My younger brother is retired from the 9-to-5 grind.
My younger brother is retired from the 9-to-5 grind. He’s a good man, a volunteer firefighter, and a loving husband, father, son and brother. He pays his taxes, gives to charity and goes to church. He’s first-class American stock. And he watches Fox News constantly. Doing so colors darkly his attitude about our remarkable country, especially its leadership.
Likewise, most of the Marines I know binge on Fox News, too. I can’t help but think, bombarded by woe-is-me fear mongering and constant criticism of our nation’s leadership — whether justified or not — that incessant watching can’t help but color their attitudes about America and our leaders and candidates just as it colors my brother’s views.
Marines are opinionated. Like any American citizen, they have the liberty to privately express their thoughts and the freedom to vote their conscience. Publically, though, they’re obligated to be apolitical. But more than ever, active-duty Marines openly — sometimes even disrespectfully — criticize our nation’s leaders.
Marines aren’t alone. We Americans all seem more willing to express our political opinions openly whether asked for or not. I don’t know whatever happened to the general rule of nicety that demanded we not discuss politics and religion in polite company, but whatever happened to it, it’s passé — if not ignored entirely — by a majority of us.
This could be the “Fox News Effect.” Or it could be that we’re generally less polite as a culture, less inclined to hold our tongue, more prone to absolutes, and more apt to share every tidbit of our lives like anyone really cares. It could be both.
Even the Supreme Court is not immune. Justice Ginsburg was drawn into the fray recently when, prompted in a New York Times interview, she offered impolite references to Republican presidential nominee Donald Trump. She was criticized for her indiscretions by both the right and the left.
Could a coup d’état happen in the United States as was attempted in Turkey? If I’ve learned anything in my life — especially considering recent news events — it’s that anything’s possible.
Many might conversely think such a thing’s impossible in the United States. But, a political military (and judicial) — a disrespect for the rule of law and contempt for the Peoples’ choice and too much time listening to the talking news heads of any ilk — makes them more likely.
Retired Marine Corps General Kelly recognizes this. With more than four decades serving his country through six administrations, Kelly has a unique perspective. In an article in ForeignPolicy.com (July 11 by Molly O’Toole), Kelly warns the top brass to stay out of the “cesspool of domestic politics.”
“To Kelly,” O’Toole writes, “the brass who are weighing-in on the 2016 campaign with critiques or endorsements are breaking down a sacred wall between the military and civilian politics that helps maintain the ‘tell it like it is’ integrity of one of the U.S. military.”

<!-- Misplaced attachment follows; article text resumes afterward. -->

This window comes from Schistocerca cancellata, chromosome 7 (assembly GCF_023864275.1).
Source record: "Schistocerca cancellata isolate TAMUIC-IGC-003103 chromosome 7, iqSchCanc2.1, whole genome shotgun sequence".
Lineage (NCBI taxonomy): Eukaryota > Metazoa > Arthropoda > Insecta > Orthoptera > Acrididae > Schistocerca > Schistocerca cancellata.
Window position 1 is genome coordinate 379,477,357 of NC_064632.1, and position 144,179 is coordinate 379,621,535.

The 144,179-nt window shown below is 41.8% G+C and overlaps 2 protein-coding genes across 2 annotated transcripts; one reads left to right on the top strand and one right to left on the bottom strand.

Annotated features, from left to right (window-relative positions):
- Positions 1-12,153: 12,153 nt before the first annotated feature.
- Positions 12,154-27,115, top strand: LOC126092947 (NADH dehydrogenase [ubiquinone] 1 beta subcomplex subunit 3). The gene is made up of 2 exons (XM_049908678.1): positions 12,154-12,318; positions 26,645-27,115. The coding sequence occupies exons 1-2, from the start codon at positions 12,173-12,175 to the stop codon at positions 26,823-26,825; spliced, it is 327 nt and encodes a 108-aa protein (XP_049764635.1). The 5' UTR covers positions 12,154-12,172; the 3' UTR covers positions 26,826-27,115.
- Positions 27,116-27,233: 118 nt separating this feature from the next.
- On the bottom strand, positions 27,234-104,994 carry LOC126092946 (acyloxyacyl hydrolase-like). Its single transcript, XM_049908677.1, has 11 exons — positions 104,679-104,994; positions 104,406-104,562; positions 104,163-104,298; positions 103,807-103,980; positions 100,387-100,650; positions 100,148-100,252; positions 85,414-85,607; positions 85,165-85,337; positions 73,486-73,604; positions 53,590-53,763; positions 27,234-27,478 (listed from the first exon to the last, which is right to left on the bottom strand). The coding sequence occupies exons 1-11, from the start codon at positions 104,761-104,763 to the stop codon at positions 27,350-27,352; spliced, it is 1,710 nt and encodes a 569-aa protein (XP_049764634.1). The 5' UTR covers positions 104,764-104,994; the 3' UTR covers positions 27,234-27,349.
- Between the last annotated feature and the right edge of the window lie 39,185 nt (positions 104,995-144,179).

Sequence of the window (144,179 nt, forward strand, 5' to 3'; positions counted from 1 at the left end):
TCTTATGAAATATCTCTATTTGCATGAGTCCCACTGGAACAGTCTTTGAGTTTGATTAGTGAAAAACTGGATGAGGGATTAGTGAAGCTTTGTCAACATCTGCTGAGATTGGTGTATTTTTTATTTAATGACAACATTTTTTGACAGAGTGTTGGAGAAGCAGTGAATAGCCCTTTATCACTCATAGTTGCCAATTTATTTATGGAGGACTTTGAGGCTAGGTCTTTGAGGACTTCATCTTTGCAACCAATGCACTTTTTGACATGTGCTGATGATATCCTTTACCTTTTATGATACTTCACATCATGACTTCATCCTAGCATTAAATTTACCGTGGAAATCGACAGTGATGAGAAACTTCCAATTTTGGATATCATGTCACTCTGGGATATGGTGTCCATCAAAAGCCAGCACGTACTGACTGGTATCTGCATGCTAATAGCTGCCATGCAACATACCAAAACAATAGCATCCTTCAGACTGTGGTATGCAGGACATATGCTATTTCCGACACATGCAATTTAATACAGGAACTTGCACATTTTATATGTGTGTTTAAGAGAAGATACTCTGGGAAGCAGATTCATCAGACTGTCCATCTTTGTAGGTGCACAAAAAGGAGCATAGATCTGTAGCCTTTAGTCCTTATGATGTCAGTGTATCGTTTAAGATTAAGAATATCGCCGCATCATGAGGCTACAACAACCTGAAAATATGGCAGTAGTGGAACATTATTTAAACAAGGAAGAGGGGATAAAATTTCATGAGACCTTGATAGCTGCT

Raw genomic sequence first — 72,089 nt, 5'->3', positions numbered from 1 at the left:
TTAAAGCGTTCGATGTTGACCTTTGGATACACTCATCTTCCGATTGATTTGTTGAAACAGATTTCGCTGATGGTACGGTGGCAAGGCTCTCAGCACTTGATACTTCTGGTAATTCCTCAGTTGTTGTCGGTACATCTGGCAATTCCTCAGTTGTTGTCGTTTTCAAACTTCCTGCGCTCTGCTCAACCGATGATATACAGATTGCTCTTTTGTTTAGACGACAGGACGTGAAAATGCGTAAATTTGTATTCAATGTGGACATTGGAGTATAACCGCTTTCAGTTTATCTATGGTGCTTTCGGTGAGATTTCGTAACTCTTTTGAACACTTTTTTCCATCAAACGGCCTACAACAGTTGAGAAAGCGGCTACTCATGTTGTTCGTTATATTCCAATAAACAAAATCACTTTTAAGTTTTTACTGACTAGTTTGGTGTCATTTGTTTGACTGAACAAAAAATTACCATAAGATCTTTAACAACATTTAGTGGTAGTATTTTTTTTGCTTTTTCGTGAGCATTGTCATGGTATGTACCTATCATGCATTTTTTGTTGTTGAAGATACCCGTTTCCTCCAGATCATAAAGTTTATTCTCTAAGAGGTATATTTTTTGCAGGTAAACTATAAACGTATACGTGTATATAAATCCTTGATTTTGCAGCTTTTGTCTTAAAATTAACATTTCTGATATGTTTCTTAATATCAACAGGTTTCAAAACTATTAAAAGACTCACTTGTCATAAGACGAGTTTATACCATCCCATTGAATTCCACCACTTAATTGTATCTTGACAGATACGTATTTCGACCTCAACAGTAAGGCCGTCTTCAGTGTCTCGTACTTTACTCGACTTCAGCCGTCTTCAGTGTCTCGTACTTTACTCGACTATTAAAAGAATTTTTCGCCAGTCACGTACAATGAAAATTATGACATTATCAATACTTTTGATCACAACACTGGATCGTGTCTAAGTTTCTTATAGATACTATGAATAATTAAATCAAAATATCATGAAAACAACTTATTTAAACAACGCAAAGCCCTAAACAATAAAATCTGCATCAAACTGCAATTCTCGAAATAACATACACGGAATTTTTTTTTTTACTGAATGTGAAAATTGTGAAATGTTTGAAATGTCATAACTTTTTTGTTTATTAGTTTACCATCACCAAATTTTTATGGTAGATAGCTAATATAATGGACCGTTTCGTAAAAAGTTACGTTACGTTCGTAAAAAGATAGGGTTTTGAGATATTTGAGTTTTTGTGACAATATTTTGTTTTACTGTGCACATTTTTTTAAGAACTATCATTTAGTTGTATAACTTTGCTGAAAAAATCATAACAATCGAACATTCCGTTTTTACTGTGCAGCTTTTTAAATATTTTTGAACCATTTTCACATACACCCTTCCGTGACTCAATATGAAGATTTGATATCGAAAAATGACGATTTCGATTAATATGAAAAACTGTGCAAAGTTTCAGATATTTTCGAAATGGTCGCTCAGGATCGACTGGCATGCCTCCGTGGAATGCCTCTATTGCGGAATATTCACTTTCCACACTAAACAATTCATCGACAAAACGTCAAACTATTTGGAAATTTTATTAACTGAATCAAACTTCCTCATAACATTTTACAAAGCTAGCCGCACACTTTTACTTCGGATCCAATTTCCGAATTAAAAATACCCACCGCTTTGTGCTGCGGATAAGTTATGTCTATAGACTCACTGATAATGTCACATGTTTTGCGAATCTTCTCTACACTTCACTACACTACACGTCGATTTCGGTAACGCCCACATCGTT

One has to hope the active-duty brass does, in fact, tell it like it is when our civilian leaders ascribe to policies harmful to our military and nation. Lt. Col. Gordon Cucullu, USMC, wrote in a column entitled “General Cowardice” (FrontPageMagazine.com April 24, 2006), “For a general officer to serve silently when given the opportunity to express his or her opinion and wait to complain about it (when retired) is moral cowardice.”
Kelly’s point, I think, is that while they certainly have the right to free public expression when retired, the brass should avoid picking sides when the administration under which they serve is still in office. Doing so can undermine the belief they honorably played the “honest broker” role when on active duty.
But even if morally brave — which I believe most generals are — the brass is no less prone to the pessimism developed by the constant barrage of the 24-7 talking news head media cycle than my brother. We’re all susceptible to doom and gloom.
So turn down the “cesspool” on Fox News, CNN, and MSNBC and turn up the local news. “All politics is local” anyway as former House Speaker Tip O’Neal is credited with saying. Any of us can counteract the negativity and make a positive difference locally among our families, neighbors and communities. Few of us will have the chance to make a difference nationally. Even generals.
Not to fairy-dust our legitimate problems, but we’d all do well to remember British journalist Alistair Cooke’s insights to those who despair of American society: “In a self-governing republic — good government in some places, dubious in others — 3,000 miles wide, 1,800 miles long, with 50 separate states which, in many important matters, have almost absolute powers; with millions of people drawn from scores of nations; what is remarkable is not the conflict between them but the truce.”
Barry Fetzer is a columnist for the Havelock News. He can be reached at firstname.lastname@example.org.